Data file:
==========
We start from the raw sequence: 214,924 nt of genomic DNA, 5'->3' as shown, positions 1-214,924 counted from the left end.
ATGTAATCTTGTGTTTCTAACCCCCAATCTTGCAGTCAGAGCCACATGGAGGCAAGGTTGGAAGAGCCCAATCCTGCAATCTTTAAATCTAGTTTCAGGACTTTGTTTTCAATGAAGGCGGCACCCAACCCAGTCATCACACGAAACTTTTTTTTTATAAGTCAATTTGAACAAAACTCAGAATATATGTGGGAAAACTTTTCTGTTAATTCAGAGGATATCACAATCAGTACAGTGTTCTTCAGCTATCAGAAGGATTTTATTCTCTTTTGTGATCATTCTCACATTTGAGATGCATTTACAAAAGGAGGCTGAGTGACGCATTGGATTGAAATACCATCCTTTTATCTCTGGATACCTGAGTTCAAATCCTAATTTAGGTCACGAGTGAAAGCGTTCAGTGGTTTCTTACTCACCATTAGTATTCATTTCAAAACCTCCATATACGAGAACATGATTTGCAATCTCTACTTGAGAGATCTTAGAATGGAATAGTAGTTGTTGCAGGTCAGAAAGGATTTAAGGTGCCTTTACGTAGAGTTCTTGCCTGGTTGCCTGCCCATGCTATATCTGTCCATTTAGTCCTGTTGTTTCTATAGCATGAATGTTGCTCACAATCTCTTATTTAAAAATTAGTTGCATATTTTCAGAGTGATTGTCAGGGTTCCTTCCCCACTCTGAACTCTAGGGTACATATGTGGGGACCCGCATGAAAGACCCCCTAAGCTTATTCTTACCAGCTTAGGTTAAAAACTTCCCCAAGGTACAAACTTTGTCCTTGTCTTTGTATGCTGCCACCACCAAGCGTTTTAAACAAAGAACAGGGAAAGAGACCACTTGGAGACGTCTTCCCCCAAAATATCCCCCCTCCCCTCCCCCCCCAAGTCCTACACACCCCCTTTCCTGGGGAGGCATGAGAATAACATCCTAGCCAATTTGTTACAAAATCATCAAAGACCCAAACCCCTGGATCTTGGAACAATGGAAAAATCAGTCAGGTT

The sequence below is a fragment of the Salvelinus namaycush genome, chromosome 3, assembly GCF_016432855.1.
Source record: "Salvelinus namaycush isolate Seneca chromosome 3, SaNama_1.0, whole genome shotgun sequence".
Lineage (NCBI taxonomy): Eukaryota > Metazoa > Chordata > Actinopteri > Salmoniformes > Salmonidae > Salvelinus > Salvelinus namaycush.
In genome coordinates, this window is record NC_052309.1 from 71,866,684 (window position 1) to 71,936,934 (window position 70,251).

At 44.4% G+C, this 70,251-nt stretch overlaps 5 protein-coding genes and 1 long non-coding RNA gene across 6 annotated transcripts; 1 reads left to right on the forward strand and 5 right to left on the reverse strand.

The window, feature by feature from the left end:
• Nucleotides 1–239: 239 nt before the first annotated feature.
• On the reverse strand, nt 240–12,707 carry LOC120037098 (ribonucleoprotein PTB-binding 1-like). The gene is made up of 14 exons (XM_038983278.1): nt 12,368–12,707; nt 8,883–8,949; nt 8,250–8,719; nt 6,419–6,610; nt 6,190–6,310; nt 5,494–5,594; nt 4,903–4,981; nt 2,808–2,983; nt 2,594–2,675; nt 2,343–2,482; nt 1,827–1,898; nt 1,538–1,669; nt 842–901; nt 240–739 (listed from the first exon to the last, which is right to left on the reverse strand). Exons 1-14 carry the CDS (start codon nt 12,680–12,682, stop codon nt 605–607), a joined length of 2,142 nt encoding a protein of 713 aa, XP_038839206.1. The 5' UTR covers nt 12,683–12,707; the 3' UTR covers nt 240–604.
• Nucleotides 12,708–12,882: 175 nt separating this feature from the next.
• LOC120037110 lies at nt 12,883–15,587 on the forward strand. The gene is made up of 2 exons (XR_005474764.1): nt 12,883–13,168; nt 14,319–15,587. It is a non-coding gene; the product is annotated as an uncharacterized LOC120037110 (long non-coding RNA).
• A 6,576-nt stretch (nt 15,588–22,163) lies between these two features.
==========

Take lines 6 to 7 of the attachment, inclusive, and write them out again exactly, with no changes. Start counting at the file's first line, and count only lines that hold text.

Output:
In genome coordinates, this window is record NC_052309.1 from 71,866,684 (window position 1) to 71,936,934 (window position 70,251).

At 44.4% G+C, this 70,251-nt stretch overlaps 5 protein-coding genes and 1 long non-coding RNA gene across 6 annotated transcripts; 1 reads left to right on the forward strand and 5 right to left on the reverse strand.